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Rent a Chicago Condo
Thinking about buying a condo, but nervous about making the commitment? Rent one instead.
To instantly find an apartment or condominium for rent in the Chicago area, click here: Chicago Apartments and Condos for rent.
A lot of real estate "investors" thought they could make easy money by buying condos and "flipping" them for a profit. They thought the real-estate boom would never end, that prices would continue to climb forever...
They were wrong. And that's good news for you.
If you're attracted to condo living because you want to live in the heart of Chicago... because you don't want to be bothered with lawn-care and gutters that need cleaning... there are killer deals to be had in condo rental units.
There's been a flood of new condo units hitting the Chicago market in the last few years, and more are being built all the time. Which makes buying a condo right now something of a risk, unless you're planning to live in it for a good long time.
Condo prices are coming down... condos are available in virtually every Chicago neighborhood and suburb... and builders are offering very attractive incentive/upgrade packages on their new-construction units. All these factors make it very difficult for condo owners to re-sell their units when they're ready to "upgrade" to a townhome or single-family residence--which the vast majority of condo owners end up doing.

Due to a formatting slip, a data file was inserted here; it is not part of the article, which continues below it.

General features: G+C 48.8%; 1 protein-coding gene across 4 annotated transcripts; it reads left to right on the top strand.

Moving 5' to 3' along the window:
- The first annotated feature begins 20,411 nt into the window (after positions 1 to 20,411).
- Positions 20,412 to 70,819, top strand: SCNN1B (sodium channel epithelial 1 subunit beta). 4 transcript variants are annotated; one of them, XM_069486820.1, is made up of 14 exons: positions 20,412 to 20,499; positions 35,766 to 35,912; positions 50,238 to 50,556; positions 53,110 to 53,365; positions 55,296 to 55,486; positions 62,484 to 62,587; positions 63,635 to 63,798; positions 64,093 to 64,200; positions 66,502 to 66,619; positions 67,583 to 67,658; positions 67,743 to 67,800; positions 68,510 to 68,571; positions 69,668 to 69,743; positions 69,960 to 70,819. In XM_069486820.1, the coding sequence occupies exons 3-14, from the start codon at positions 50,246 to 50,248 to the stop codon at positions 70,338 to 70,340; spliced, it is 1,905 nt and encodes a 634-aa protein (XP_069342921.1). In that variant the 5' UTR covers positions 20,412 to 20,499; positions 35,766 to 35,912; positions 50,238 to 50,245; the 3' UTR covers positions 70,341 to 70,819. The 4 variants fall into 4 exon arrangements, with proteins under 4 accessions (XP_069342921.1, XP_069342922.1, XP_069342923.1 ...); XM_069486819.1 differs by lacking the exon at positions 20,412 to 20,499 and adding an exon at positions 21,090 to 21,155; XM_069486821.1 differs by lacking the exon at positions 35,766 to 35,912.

They can't find buyers, yet they need to move and can't afford to let the condo sit vacant. So they become landlords.
When you start looking into renting a condo, keep these things in mind...
The owner who's renting his condo must compete with builders who are selling condos; after all, why would you want to rent a property if you could own a comparable one for less money? Do your research, find out what condos are selling for in the area where you're planning to rent--and show your potential landlord what he's up against. Demand a monthly rent that's fair and competitive.
Any landlord knows that a good long-term tenant--one who pays the rent on time and doesn't trash the property--is worth his weight in gold. When a landlord is looking for a new tenant to fill an empty unit, he bleeds money--because he still has to make the mortgage payment and condo fee every month.
Use this knowledge to make sure your landlord keeps up the property and treats you well. Don't be afraid of threatening to move out. This is especially effective in buildings where multiple units are for rent, because the more rental properties there are in a condo building, the less likely it is that any of those units will ever get re-sold.
Why? Most mortgage lenders will reject a condo buyer's application unless two-thirds of the building is owner-occupied. (Renter-filled buildings tend to decline in value vaster, putting the lender's loan at risk.)
So, if you want to enjoy the condo lifestyle now, but plan to upgrade in the near future, don't buy and put your financial future at risk. Rent instead.